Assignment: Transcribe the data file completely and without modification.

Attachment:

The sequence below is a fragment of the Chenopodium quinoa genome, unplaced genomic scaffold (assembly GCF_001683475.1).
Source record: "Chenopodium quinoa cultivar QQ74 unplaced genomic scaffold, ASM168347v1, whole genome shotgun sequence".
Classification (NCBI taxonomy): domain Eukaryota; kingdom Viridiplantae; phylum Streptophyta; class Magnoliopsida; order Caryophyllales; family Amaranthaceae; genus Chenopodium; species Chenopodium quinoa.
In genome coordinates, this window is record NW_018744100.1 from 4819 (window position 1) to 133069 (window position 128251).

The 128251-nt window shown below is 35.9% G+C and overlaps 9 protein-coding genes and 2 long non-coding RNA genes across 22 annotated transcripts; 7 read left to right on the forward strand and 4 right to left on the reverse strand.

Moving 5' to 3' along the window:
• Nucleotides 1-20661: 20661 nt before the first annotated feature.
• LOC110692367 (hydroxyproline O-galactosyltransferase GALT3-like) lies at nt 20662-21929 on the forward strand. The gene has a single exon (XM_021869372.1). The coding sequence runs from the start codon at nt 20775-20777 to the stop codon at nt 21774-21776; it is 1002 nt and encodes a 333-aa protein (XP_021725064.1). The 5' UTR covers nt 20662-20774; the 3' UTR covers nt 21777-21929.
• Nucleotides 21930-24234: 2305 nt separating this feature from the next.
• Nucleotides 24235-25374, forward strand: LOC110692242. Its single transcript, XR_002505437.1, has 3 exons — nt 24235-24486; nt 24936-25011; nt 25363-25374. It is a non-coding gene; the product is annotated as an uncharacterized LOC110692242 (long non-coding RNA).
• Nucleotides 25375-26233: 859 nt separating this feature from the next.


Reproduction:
The sequence below is a fragment of the Chenopodium quinoa genome, unplaced genomic scaffold (assembly GCF_001683475.1).
Source record: "Chenopodium quinoa cultivar QQ74 unplaced genomic scaffold, ASM168347v1, whole genome shotgun sequence".
Classification (NCBI taxonomy): domain Eukaryota; kingdom Viridiplantae; phylum Streptophyta; class Magnoliopsida; order Caryophyllales; family Amaranthaceae; genus Chenopodium; species Chenopodium quinoa.
In genome coordinates, this window is record NW_018744100.1 from 4819 (window position 1) to 133069 (window position 128251).

The 128251-nt window shown below is 35.9% G+C and overlaps 9 protein-coding genes and 2 long non-coding RNA genes across 22 annotated transcripts; 7 read left to right on the forward strand and 4 right to left on the reverse strand.

Moving 5' to 3' along the window:
• Nucleotides 1-20661: 20661 nt before the first annotated feature.
• LOC110692367 (hydroxyproline O-galactosyltransferase GALT3-like) lies at nt 20662-21929 on the forward strand. The gene has a single exon (XM_021869372.1). The coding sequence runs from the start codon at nt 20775-20777 to the stop codon at nt 21774-21776; it is 1002 nt and encodes a 333-aa protein (XP_021725064.1). The 5' UTR covers nt 20662-20774; the 3' UTR covers nt 21777-21929.
• Nucleotides 21930-24234: 2305 nt separating this feature from the next.
• Nucleotides 24235-25374, forward strand: LOC110692242. Its single transcript, XR_002505437.1, has 3 exons — nt 24235-24486; nt 24936-25011; nt 25363-25374. It is a non-coding gene; the product is annotated as an uncharacterized LOC110692242 (long non-coding RNA).
• Nucleotides 25375-26233: 859 nt separating this feature from the next.